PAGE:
ME Bank hit with criminal charges over interest rate disclosures

ME Bank has been charged over loan interest rate changes.

ME Bank has been charged over loan interest rate changes. Photo: TND

Regulator ASIC has moved against ME Bank leveling criminal charges in the Federal Court over false and misleading statements and breaches of the Credit Act.

The alleged offences are said to have been committed over two years to September 2018 and relate to claims about interest rates.

“The alleged contraventions concern home loan customer communications in the period September 2016 to September 2018, and arise from issues that were addressed in 2019,” ME Bank said.

ME said it had reported the issues to ASIC in October 2018. Affected customers were remediated nine months later for a total of $105,000.

“ME confirms the matters identified in relation to the home loan customer communications have been addressed and are not ongoing,” the bank said in its statement.

The alleged contraventions are of the ASIC Act around making false or misleading representations around interest rates. There are also alleged breaches of the National Credit Code in relation to the obligation of credit providers to give notice to borrowers of rate changes no later than a day after the changes.

The charges also claim that ME breached obligations to provide at least 20 days notice for a change in the frequency or time of payment, or a change in the calculation of minimum repayments of interest payments. No date has been set for a court hearing.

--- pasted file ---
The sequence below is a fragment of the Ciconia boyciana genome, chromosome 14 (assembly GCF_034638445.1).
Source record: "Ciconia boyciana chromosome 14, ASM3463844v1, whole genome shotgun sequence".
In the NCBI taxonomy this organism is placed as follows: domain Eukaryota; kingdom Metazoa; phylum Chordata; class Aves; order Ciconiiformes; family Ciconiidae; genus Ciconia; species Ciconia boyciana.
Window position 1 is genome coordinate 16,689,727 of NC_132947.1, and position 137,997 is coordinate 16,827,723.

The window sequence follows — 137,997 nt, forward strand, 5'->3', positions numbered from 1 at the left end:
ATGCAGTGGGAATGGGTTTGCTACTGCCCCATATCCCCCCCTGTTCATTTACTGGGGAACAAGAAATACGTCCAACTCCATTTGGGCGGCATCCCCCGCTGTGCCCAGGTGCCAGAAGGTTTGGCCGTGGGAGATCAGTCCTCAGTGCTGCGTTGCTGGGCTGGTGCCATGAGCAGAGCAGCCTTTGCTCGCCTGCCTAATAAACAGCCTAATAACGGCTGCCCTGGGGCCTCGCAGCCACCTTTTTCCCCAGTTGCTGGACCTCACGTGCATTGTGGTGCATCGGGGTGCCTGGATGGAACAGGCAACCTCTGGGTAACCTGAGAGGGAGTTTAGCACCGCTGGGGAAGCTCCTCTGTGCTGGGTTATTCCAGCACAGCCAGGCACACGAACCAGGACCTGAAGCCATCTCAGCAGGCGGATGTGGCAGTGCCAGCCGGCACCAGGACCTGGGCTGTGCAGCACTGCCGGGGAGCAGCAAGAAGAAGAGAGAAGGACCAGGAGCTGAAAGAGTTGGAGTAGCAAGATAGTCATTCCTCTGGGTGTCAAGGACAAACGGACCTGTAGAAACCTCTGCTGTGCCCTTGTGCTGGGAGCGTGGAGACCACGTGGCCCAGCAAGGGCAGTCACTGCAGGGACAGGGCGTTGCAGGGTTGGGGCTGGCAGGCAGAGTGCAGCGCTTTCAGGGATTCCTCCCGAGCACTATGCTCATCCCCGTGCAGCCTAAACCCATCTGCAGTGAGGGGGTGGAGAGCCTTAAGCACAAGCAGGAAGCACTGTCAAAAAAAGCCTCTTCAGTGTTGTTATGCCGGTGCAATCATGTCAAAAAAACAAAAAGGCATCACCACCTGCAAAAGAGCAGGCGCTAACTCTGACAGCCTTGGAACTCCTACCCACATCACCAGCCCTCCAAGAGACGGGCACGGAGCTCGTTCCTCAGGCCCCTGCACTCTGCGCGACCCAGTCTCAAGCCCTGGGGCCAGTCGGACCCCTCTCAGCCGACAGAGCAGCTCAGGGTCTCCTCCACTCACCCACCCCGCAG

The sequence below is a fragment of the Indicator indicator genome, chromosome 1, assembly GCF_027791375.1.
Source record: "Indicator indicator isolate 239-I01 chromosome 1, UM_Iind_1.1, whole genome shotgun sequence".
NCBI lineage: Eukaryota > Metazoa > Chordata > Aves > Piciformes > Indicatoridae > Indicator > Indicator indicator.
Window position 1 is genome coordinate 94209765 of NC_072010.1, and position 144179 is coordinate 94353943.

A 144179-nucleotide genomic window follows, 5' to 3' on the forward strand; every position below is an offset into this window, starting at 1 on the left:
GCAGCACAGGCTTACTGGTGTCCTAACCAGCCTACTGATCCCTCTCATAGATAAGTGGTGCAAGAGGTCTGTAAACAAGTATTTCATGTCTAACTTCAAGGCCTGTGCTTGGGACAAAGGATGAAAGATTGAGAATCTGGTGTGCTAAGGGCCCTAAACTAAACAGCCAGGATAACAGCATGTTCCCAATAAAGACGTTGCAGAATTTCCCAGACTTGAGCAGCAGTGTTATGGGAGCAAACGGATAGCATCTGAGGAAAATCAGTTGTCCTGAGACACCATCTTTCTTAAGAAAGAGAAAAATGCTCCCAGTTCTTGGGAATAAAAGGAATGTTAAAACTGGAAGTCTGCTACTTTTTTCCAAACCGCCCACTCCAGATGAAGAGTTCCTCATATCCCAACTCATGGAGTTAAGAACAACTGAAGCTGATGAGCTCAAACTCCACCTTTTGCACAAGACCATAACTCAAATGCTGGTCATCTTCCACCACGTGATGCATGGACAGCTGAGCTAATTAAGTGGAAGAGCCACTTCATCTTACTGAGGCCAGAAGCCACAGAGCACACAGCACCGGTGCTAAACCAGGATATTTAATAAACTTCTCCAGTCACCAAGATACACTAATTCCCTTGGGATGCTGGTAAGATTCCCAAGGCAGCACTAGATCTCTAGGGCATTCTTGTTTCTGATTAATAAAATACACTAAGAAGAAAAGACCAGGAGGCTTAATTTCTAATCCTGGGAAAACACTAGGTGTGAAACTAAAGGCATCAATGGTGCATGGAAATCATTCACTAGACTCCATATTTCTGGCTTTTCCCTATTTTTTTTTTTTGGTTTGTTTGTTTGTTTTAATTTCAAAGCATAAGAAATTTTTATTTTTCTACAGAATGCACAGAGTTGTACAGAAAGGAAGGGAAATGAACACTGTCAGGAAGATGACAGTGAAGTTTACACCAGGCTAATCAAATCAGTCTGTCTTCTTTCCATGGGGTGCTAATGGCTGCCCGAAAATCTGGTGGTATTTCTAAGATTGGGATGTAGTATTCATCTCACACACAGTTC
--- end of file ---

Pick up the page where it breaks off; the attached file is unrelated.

The charges do not relate to ME Bank’s controversial moves to reduce home loan redraw facility limits in 2020, which left some customers unable to access the capital they expected to be able to take out of their mortgage accounts. Because the move happened at the height of the COVID-19 panic many of the customers concerned were highly stressed by it.

The bank apologised and then undid the changes for customers requesting that action. In April, the Banking Code Compliance Committee sanctioned ME Bank, saying the lender’s communications to customers were “poor and ineffective”.

At the time of the alleged breaches the bank was owned by 26 industry superannuation funds. In February, Bank of Queensland bought ME Bank for $1.325 billion in cash, or 1.15 times ME’s net tangible assets. The transaction is due to be finalise by August.

The New Daily is owned by Industry Super Holdings

Topics: ASIC
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